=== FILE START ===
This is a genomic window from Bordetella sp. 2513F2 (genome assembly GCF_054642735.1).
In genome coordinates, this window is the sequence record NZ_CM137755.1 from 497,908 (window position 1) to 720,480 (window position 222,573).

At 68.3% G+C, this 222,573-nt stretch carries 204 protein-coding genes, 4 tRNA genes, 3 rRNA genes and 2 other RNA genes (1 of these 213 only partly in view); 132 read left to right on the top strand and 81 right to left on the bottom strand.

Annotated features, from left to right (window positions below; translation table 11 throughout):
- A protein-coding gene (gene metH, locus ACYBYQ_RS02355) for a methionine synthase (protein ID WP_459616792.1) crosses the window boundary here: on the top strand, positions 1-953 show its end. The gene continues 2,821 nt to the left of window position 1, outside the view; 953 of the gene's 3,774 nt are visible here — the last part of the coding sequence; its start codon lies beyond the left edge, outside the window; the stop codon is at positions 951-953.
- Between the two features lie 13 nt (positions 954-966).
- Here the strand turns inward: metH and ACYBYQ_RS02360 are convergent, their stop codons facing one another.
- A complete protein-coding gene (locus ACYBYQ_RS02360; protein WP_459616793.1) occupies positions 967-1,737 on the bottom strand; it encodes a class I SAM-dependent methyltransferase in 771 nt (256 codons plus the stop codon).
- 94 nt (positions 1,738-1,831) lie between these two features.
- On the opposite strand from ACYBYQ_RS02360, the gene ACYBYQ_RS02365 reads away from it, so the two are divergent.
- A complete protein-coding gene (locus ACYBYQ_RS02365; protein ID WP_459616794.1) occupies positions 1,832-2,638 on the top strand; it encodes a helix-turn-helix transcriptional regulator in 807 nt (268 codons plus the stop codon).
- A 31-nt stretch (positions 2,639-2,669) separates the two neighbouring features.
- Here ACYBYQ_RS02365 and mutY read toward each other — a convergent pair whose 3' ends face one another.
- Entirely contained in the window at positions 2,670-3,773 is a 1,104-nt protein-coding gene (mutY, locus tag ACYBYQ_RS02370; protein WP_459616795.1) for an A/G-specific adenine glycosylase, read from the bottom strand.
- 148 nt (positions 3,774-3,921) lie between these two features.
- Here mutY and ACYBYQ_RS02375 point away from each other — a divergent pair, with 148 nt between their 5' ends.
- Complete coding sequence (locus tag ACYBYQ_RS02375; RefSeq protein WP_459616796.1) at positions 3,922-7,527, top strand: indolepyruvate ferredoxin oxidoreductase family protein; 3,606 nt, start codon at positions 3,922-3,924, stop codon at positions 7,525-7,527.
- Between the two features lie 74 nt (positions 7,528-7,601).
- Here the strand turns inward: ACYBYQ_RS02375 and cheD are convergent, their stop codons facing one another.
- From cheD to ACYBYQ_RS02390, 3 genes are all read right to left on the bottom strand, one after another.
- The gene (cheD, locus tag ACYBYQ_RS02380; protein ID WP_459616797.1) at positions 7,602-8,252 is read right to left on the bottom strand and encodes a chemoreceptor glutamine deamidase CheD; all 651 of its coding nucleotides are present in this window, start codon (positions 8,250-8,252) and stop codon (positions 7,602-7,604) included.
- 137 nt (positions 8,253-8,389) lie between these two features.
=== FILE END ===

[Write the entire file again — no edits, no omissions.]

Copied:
This is a genomic window from Bordetella sp. 2513F2 (genome assembly GCF_054642735.1).
In genome coordinates, this window is the sequence record NZ_CM137755.1 from 497,908 (window position 1) to 720,480 (window position 222,573).

At 68.3% G+C, this 222,573-nt stretch carries 204 protein-coding genes, 4 tRNA genes, 3 rRNA genes and 2 other RNA genes (1 of these 213 only partly in view); 132 read left to right on the top strand and 81 right to left on the bottom strand.

Annotated features, from left to right (window positions below; translation table 11 throughout):
- A protein-coding gene (gene metH, locus ACYBYQ_RS02355) for a methionine synthase (protein ID WP_459616792.1) crosses the window boundary here: on the top strand, positions 1-953 show its end. The gene continues 2,821 nt to the left of window position 1, outside the view; 953 of the gene's 3,774 nt are visible here — the last part of the coding sequence; its start codon lies beyond the left edge, outside the window; the stop codon is at positions 951-953.
- Between the two features lie 13 nt (positions 954-966).
- Here the strand turns inward: metH and ACYBYQ_RS02360 are convergent, their stop codons facing one another.
- A complete protein-coding gene (locus ACYBYQ_RS02360; protein WP_459616793.1) occupies positions 967-1,737 on the bottom strand; it encodes a class I SAM-dependent methyltransferase in 771 nt (256 codons plus the stop codon).
- 94 nt (positions 1,738-1,831) lie between these two features.
- On the opposite strand from ACYBYQ_RS02360, the gene ACYBYQ_RS02365 reads away from it, so the two are divergent.
- A complete protein-coding gene (locus ACYBYQ_RS02365; protein ID WP_459616794.1) occupies positions 1,832-2,638 on the top strand; it encodes a helix-turn-helix transcriptional regulator in 807 nt (268 codons plus the stop codon).
- A 31-nt stretch (positions 2,639-2,669) separates the two neighbouring features.
- Here ACYBYQ_RS02365 and mutY read toward each other — a convergent pair whose 3' ends face one another.
- Entirely contained in the window at positions 2,670-3,773 is a 1,104-nt protein-coding gene (mutY, locus tag ACYBYQ_RS02370; protein WP_459616795.1) for an A/G-specific adenine glycosylase, read from the bottom strand.
- 148 nt (positions 3,774-3,921) lie between these two features.
- Here mutY and ACYBYQ_RS02375 point away from each other — a divergent pair, with 148 nt between their 5' ends.
- Complete coding sequence (locus tag ACYBYQ_RS02375; RefSeq protein WP_459616796.1) at positions 3,922-7,527, top strand: indolepyruvate ferredoxin oxidoreductase family protein; 3,606 nt, start codon at positions 3,922-3,924, stop codon at positions 7,525-7,527.
- Between the two features lie 74 nt (positions 7,528-7,601).
- Here the strand turns inward: ACYBYQ_RS02375 and cheD are convergent, their stop codons facing one another.
- From cheD to ACYBYQ_RS02390, 3 genes are all read right to left on the bottom strand, one after another.
- The gene (cheD, locus tag ACYBYQ_RS02380; protein ID WP_459616797.1) at positions 7,602-8,252 is read right to left on the bottom strand and encodes a chemoreceptor glutamine deamidase CheD; all 651 of its coding nucleotides are present in this window, start codon (positions 8,250-8,252) and stop codon (positions 7,602-7,604) included.
- 137 nt (positions 8,253-8,389) lie between these two features.